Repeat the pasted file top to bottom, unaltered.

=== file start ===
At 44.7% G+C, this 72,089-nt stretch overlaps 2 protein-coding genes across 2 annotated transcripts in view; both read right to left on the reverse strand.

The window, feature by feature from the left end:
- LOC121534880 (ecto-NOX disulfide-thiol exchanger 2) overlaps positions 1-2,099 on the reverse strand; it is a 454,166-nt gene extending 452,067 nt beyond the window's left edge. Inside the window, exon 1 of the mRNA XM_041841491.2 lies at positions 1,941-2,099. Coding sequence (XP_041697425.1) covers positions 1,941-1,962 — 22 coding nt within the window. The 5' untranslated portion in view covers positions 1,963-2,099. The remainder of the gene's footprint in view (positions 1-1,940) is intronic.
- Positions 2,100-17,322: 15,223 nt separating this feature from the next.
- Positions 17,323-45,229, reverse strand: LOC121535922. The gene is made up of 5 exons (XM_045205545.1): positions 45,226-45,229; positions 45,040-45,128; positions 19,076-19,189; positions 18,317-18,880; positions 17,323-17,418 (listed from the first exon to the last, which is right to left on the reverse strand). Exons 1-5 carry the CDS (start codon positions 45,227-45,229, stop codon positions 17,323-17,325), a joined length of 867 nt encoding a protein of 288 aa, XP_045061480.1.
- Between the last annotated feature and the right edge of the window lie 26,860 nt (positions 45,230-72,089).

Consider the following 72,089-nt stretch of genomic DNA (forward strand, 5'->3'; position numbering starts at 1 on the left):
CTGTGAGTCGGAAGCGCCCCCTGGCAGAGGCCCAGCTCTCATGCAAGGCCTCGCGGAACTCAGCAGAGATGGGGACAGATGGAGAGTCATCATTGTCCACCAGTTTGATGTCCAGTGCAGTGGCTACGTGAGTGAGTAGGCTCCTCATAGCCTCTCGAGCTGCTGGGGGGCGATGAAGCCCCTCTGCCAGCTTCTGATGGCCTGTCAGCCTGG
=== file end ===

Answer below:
At 44.7% G+C, this 72,089-nt stretch overlaps 2 protein-coding genes across 2 annotated transcripts in view; both read right to left on the reverse strand.

The window, feature by feature from the left end:
- LOC121534880 (ecto-NOX disulfide-thiol exchanger 2) overlaps positions 1-2,099 on the reverse strand; it is a 454,166-nt gene extending 452,067 nt beyond the window's left edge. Inside the window, exon 1 of the mRNA XM_041841491.2 lies at positions 1,941-2,099. Coding sequence (XP_041697425.1) covers positions 1,941-1,962 — 22 coding nt within the window. The 5' untranslated portion in view covers positions 1,963-2,099. The remainder of the gene's footprint in view (positions 1-1,940) is intronic.
- Positions 2,100-17,322: 15,223 nt separating this feature from the next.
- Positions 17,323-45,229, reverse strand: LOC121535922. The gene is made up of 5 exons (XM_045205545.1): positions 45,226-45,229; positions 45,040-45,128; positions 19,076-19,189; positions 18,317-18,880; positions 17,323-17,418 (listed from the first exon to the last, which is right to left on the reverse strand). Exons 1-5 carry the CDS (start codon positions 45,227-45,229, stop codon positions 17,323-17,325), a joined length of 867 nt encoding a protein of 288 aa, XP_045061480.1.
- Between the last annotated feature and the right edge of the window lie 26,860 nt (positions 45,230-72,089).

Consider the following 72,089-nt stretch of genomic DNA (forward strand, 5'->3'; position numbering starts at 1 on the left):
CTGTGAGTCGGAAGCGCCCCCTGGCAGAGGCCCAGCTCTCATGCAAGGCCTCGCGGAACTCAGCAGAGATGGGGACAGATGGAGAGTCATCATTGTCCACCAGTTTGATGTCCAGTGCAGTGGCTACGTGAGTGAGTAGGCTCCTCATAGCCTCTCGAGCTGCTGGGGGGCGATGAAGCCCCTCTGCCAGCTTCTGATGGCCTGTCAGCCTGG